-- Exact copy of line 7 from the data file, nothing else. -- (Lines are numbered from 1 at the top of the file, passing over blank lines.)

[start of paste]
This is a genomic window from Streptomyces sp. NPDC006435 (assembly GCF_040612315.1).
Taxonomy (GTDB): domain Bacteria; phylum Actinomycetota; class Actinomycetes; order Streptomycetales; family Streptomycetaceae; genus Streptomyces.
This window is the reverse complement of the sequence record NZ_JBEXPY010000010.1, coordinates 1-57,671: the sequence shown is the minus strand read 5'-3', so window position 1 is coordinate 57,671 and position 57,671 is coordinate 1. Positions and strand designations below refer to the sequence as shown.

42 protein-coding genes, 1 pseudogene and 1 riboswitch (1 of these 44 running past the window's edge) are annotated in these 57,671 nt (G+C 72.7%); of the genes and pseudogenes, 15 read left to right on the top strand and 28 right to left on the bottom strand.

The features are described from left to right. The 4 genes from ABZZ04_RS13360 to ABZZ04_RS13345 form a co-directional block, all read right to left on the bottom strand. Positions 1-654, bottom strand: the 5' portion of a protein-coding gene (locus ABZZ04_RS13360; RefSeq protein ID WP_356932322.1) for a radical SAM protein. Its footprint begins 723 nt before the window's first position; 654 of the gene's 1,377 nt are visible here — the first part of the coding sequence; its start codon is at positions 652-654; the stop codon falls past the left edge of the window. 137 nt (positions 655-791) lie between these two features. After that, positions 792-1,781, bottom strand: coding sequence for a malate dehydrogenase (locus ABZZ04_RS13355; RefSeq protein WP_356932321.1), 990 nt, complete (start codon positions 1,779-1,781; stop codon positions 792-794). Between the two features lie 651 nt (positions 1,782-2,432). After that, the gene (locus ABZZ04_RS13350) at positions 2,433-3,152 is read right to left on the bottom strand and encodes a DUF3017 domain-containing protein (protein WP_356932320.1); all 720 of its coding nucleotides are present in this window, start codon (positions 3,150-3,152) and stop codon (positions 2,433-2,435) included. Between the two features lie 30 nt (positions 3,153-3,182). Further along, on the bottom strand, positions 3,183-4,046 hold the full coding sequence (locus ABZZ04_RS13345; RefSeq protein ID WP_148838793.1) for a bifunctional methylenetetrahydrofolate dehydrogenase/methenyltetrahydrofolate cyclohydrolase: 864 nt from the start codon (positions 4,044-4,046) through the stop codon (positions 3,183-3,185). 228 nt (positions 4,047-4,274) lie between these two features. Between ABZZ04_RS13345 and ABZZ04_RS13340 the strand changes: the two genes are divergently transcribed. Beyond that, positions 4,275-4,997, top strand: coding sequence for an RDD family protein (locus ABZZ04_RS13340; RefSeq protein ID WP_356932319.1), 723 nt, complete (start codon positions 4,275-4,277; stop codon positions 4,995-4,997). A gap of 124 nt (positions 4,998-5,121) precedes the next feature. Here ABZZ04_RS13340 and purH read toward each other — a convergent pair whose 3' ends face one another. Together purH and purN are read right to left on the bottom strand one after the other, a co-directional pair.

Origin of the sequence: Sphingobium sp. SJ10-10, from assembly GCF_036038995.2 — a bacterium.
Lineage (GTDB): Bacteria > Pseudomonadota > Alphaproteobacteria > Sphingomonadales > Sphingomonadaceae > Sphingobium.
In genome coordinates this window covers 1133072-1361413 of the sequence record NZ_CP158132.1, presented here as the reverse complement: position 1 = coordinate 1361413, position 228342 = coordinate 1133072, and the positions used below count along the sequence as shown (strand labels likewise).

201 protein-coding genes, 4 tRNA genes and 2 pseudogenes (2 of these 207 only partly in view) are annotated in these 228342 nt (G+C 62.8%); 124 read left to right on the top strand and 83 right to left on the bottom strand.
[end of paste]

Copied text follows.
Lineage (GTDB): Bacteria > Pseudomonadota > Alphaproteobacteria > Sphingomonadales > Sphingomonadaceae > Sphingobium.